Every developer would rather spend time building new features than tracking down and fixing bugs, but it’s necessary to create the best user experience. While bugs are unavoidable, you can avoid a lot of the frustration and notification fatigue across different teams and team members with a well-defined debugging process.
Let’s look at how to add debugging into your product development along with automation tools to streamline the process.
Bugs are an unavoidable part of software development, but you can avoid frustration and notification fatigue when fixing them.
Start by defining an owner who’s responsible for the health and stability of a project. For example, an engineering lead might be responsible for establishing a reliable bug remediation process and fostering a sense of code ownership across teams. They will then create daily or weekly schedules for engineers to take turns triaging bugs.
Most bugs are triaged in two ways:
The team should then define a specific workflow to fix bugs.While some bugs may need immediate attention (reactive triage), you may also have known bugs that are periodically fixed (periodic triage). There should be processes in place to identify these bugs, determine their severity, and followup with them on an appropriate schedule.
While these workflows may be simple for small teams, multi-team apps may require more planning effort. Otherwise, you might end up sending irrelevant notifications to engineers and disrupting their focus. And, as most people can appreciate, sending a constant string of notifications often results in people ignoring them.
Most bug triaging workflows start with an impact assessment. For example, a developer might look at error frequency, the number of affected users, or the distribution across device types to determine the impact or severity of a bug. While some bugs need immediate attention, others can wait until later or may not need any remediation at all.
BugSnag automatically includes these metrics and even provides a stability score for releases. Using the “for review” filter, you can quickly see errors that need triaging to determine impact and appropriate next steps. You can also use other filters to identify severe bugs, such as those occurring in a production environment within the last seven days.
BugSnag’s bookmarks provide additional filters for multi-team apps. Each team can define its own shared bookmark and developers can set their team’s bookmarks as the default view for their inbox. You can also create custom bookmarks for VIP customers or other priorities, making it easy to quickly identify high-priority bugs for follow-up.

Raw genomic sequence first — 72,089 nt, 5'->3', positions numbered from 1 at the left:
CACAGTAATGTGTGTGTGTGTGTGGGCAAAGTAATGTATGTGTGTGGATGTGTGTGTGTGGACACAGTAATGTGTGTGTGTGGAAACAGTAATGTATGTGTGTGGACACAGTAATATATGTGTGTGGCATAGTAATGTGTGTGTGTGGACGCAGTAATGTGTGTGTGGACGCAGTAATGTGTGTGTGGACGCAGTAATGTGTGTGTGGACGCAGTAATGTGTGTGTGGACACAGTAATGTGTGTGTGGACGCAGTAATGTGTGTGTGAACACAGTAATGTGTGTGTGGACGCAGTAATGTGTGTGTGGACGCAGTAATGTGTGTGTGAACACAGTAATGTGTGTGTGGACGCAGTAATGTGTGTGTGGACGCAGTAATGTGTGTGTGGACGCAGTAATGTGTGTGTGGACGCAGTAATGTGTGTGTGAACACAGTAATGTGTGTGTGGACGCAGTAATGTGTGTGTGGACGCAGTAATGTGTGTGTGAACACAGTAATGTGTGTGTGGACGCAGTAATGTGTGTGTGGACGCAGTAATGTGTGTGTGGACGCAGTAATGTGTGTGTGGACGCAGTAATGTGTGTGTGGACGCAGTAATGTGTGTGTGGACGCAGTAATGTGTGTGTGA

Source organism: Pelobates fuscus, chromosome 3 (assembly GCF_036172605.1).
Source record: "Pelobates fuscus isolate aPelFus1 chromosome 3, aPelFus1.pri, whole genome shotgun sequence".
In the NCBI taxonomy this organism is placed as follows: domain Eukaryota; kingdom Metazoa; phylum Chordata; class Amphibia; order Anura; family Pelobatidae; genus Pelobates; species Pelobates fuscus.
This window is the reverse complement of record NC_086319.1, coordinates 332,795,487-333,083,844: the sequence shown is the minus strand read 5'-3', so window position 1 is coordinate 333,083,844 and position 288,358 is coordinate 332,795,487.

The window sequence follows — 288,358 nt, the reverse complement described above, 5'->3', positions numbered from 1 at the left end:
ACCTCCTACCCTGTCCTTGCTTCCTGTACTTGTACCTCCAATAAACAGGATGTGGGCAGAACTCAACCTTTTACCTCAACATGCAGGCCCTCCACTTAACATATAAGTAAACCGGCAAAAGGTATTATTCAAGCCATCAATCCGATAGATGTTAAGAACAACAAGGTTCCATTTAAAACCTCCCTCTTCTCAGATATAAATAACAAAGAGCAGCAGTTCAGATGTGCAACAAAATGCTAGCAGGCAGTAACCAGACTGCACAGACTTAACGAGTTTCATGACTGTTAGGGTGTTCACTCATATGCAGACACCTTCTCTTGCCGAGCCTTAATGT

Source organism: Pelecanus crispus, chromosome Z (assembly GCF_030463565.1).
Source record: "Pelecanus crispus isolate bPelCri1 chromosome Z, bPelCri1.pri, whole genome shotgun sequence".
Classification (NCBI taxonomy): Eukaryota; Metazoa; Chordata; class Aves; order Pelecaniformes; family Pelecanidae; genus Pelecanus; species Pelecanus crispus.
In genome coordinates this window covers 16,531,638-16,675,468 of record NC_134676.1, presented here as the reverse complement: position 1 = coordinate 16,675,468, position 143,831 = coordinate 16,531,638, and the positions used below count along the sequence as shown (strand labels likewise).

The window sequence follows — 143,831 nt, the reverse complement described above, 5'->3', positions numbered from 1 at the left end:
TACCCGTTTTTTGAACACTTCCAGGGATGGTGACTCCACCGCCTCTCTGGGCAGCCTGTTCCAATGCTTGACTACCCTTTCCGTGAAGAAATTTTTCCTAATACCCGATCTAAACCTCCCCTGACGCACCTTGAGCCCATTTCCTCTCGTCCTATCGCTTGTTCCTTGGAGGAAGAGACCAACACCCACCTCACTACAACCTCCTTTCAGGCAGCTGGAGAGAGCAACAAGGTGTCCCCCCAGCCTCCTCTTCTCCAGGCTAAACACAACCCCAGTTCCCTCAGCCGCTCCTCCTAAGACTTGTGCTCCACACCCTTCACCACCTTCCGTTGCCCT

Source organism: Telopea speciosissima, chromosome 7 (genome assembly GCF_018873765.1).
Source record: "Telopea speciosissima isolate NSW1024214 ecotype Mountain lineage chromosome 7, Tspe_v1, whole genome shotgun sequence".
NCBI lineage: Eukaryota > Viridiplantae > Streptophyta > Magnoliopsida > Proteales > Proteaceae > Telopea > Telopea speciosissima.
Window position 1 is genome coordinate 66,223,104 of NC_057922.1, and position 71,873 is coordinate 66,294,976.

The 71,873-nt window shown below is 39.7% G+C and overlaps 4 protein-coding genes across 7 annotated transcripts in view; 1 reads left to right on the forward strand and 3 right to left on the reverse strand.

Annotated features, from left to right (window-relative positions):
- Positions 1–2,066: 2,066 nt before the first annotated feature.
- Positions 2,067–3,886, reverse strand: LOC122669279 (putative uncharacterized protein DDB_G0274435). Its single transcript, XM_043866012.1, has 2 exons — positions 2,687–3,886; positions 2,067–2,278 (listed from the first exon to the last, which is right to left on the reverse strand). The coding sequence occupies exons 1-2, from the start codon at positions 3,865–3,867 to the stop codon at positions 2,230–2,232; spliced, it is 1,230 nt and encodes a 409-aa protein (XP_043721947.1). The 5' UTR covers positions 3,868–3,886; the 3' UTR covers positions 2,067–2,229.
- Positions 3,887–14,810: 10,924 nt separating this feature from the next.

Finally, you can snooze low-impact bugs for future follow-up. Rather than setting a time-based reminder, BugSnag’s snooze feature lets you configure alerts based on the number of bug occurrences over a specified time period. For instance, you may want to snooze a bug until it occurs more than 100 times per day and then follow up on it.
BugSnag’s “for review” filter, bookmarks, and snooze are helpful features, but they require manual effort. Fortunately, BugSnag’s Alerting and Workflow Engine can help automate workflows and route notifications to the appropriate teams without lifting a finger. It’s one of the most powerful ways to streamline debugging and free up time.
The first step is configuring smart notifications. For instance, you may only want to receive notifications for bookmarks affecting your team. Moreover, you may only want to receive notifications when more than 100 events happen within one hour. By fine-tuning notifications, you can avoid notification fatigue and enable developers to retain better focus.
After saving a set of filters or a segment with a bookmark, Bugsnag makes it easy to automatically create issues in Jira or other issue trackers. Every time a new error matches the segment’s criteria, an issue is automatically created and a two-way sync keeps the errors in sync with the linked issues in Jira or one of 30+ other supported issue trackers.
You can also route notifications to a growing list of other communication tools, including Slack and PagerDuty. That way, developers can receive notifications using the formats they want rather than forcing everything into an email inbox or bug tracker solution. The result is higher productivity and improved developer happiness.
Most developers would rather spend time building new features than debugging applications, but solving these bugs is essential to a great user experience. While debugging is a straightforward process for small teams, multi-team apps require a more robust solution to keep everyone on the same page and avoid notification fatigue.
BugSnag makes it easy to identify bugs and intelligently route them to the appropriate teams for follow-up. By only showing relevant notifications, developers can remain focused on their day-to-day efforts without constant distractions. When they do receive a notification, they appreciate the importance of a follow-up.